## Repeating Decimals

## Work Time

# Repeating Decimals

To indicate that a decimal repeats forever in a specific pattern, you write a bar over the repeating digits.

For example, $\frac{6}{11}=0.54545454545\dots $. You can write this decimal as $0.\overline{54}$. The use of a line to show the repeating digits in a decimal is called *bar notation*.

Write each of these fractions in decimal form using bar notation.

- $\frac{1}{3}$
- $\frac{2}{3}$
- $\frac{11}{12}$
- $\frac{3}{11}$

# Challenge Problem

It is easy to change a terminating decimal to a fraction; for example, $0.09=\frac{9}{100}$ and $3.2=\frac{32}{10}$.

Changing a repeating decimal to a fraction is trickier. The steps that follow describe a method for changing the repeating decimal $0.\overline{12}$ to a fraction.

- Write the decimal to show the repeating pattern: For $0.\overline{12}$, you write 0.1212121212…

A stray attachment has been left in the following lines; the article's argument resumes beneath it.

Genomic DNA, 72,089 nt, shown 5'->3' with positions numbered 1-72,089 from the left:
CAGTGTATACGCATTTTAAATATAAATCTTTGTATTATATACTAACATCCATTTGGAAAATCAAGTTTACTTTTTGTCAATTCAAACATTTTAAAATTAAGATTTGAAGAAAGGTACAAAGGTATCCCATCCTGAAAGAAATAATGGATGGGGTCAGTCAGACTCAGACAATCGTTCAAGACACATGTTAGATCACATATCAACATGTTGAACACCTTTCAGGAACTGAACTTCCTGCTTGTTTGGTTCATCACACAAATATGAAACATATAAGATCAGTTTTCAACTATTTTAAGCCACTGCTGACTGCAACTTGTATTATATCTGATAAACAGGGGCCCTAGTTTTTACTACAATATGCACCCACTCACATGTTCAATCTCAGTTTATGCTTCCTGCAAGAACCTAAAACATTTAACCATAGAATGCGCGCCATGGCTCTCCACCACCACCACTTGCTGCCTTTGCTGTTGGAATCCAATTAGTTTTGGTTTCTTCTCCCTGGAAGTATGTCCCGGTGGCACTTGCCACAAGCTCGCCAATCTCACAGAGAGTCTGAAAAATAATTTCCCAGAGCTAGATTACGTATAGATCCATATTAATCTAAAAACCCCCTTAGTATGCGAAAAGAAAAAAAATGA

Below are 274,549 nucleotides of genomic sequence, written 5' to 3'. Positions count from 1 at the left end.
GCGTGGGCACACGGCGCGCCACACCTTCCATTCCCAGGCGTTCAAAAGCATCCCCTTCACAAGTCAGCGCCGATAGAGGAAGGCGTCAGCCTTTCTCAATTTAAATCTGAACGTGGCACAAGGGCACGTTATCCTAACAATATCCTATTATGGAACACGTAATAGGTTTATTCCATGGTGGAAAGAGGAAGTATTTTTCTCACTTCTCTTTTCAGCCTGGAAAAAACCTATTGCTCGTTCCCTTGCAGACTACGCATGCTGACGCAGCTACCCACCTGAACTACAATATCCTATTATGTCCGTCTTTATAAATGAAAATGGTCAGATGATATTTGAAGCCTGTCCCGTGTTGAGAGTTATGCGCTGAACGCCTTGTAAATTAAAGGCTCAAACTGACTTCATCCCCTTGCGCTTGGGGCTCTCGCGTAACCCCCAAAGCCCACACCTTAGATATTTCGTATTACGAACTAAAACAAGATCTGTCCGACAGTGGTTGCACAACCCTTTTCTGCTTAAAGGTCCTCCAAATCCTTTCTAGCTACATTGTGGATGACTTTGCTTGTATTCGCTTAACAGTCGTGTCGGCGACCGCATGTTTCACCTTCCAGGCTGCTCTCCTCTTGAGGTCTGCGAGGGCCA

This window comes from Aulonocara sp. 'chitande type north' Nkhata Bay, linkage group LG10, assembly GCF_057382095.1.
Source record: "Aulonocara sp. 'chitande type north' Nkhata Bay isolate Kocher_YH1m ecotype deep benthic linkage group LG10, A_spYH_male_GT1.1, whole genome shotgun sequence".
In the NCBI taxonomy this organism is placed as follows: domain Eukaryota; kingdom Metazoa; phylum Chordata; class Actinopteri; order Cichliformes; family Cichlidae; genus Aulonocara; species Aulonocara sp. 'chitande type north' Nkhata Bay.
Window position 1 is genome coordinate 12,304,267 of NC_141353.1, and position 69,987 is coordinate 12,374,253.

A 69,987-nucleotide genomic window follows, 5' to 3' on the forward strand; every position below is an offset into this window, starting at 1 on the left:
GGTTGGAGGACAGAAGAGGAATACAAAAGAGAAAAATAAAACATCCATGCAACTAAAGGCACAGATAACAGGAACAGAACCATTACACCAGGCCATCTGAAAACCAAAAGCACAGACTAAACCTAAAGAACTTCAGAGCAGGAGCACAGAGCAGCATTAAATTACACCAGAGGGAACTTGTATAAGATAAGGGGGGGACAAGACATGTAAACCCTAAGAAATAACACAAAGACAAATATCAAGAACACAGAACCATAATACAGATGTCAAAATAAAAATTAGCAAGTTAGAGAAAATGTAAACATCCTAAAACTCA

- Let
*x*equal the repeating decimal:*x*= 0.1212121212…

- Multiply both sides of the preceding equation by whatever power of 10 (10, 100, 1000, and so on) moves “one set” of the repeating digits to the left of the decimal point. One set of repeating digits in 0.1212121212… is “12.” To move this set to the left of the decimal point, you need to multiply
*x*by 100: 100*x*= 12.1212121212… Subtract

*x*from the equation in the previous step:100 *x*= 12.1212121212… − *x*= 0.1212121212… 99 *x*= 12 - Solve $x=\frac{12}{99}=\frac{4}{33}$

** • Use this method to change $0.\overline{7}$ to a fraction.**